Published: 25 February 2015

New findings show stark inequalities in ageing as government encourages us to work longer

Changes in pension and employment policies are making it increasingly necessary for older people in the UK to work beyond the age of 65. However, new research from the University of Surrey finds significant differences in the likelihood of employment and income levels of people beyond 65, depending on their gender and health.

Years of healthy life expectancy and the likelihood of disability in older age vary significantly, and as a result particular groups are going to find it hard to keep working beyond 65 – and are more likely to be disadvantaged by a rise in the state pension age – than others.

The findings, due to be presented by Professor Sara Arber at the fourth annual Alf Adams Lecture, are based on data from interviews with over 11,000 men and women aged between 60 and 79. Key findings are that:

  1. The income gap between men and women in later life is substantial: men's income is 70 per cent higher than women's. For women, caring for children and families throughout their life often leads to lower pensions, high levels of poverty and lack of health resources in later life.
  2. Middle-aged women providing care for elderly parents and in-laws are less likely to find suitable employment in later life that can fit around their commitments, which reduces their own future pension income and financial well-being in later life.
  3. In the late 60s (age 65-69), 21 per cent of women and 18 per cent of men are working, nearly half of whom are in self-employment, possibly due to the lack of available jobs for the over 65s.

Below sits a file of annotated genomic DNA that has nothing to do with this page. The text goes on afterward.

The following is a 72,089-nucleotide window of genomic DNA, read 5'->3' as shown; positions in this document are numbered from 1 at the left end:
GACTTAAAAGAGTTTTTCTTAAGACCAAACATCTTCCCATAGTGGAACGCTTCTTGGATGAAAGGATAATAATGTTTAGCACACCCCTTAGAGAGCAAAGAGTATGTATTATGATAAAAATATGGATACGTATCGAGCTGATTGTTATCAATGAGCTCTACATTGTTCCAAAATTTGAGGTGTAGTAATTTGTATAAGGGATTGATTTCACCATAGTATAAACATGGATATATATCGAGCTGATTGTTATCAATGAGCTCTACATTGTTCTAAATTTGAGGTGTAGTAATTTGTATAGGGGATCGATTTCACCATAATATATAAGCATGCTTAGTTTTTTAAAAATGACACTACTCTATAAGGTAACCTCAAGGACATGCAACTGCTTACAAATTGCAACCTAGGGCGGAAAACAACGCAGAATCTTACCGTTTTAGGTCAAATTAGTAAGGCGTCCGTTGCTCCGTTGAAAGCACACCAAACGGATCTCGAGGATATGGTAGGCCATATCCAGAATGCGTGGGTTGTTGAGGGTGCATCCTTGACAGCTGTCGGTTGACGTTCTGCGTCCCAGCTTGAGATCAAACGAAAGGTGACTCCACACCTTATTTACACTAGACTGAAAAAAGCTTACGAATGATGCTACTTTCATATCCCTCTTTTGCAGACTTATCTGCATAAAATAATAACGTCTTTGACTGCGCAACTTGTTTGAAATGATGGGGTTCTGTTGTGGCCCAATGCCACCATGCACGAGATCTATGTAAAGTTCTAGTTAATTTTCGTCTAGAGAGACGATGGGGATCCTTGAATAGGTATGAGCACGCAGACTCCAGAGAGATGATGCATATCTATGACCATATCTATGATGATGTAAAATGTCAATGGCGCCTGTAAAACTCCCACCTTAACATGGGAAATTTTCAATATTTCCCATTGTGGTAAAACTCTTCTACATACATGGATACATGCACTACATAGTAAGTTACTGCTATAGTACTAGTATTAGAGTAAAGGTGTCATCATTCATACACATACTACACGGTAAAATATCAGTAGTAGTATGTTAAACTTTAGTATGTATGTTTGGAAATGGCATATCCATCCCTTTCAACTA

4. Older people employed beyond the age of 65 are often in part-time and precarious jobs. There is employment polarisation, with more part-time work, hourly (versus salaried) work, in sectors such as sales and services.
  5. Income inequality from employment in later life is high. The top ten per cent of employed men in their late 60s earn six times more than the lowest quarter of employed men, and the top one per cent earn 15 times more than the lowest quarter.
  6. Self-employment is very diverse resulting in huge income inequalities - the top ten per cent of self-employed men earn ten times more than the bottom quarter of self-employed men. While the top one per cent earn 30 times more than the lowest quarter of self-employed men.
  7. Gender inequalities in self-employment earnings in later life are even more pronounced. The top ten per cent of self-employed men earn 19 times more than the lowest quarter of self-employed women. While the top one per cent of self-employed men earn nearly 60 times more than the lowest quarter of self-employed women.

"Our results show that policies to increase employment in later life may be leading to a cumulation of advantage and disadvantage," said lead researcher Professor Sara Arber from the University of Surrey.

"The older population is growing in number and becoming more diverse every day. Not all pensioners are equal. A common misconception nowadays is that all older people are fit, healthy and able to keep working beyond 65, but this is not true and is heavily dependent on gender, class and wealth. It is essential that these factors are taken into account when considering access to pensions, as some groups may need pensions earlier than others. We need to address income inequality which may be compounded by continued working in later life, as well as ageism that is still prevalent among many employers."

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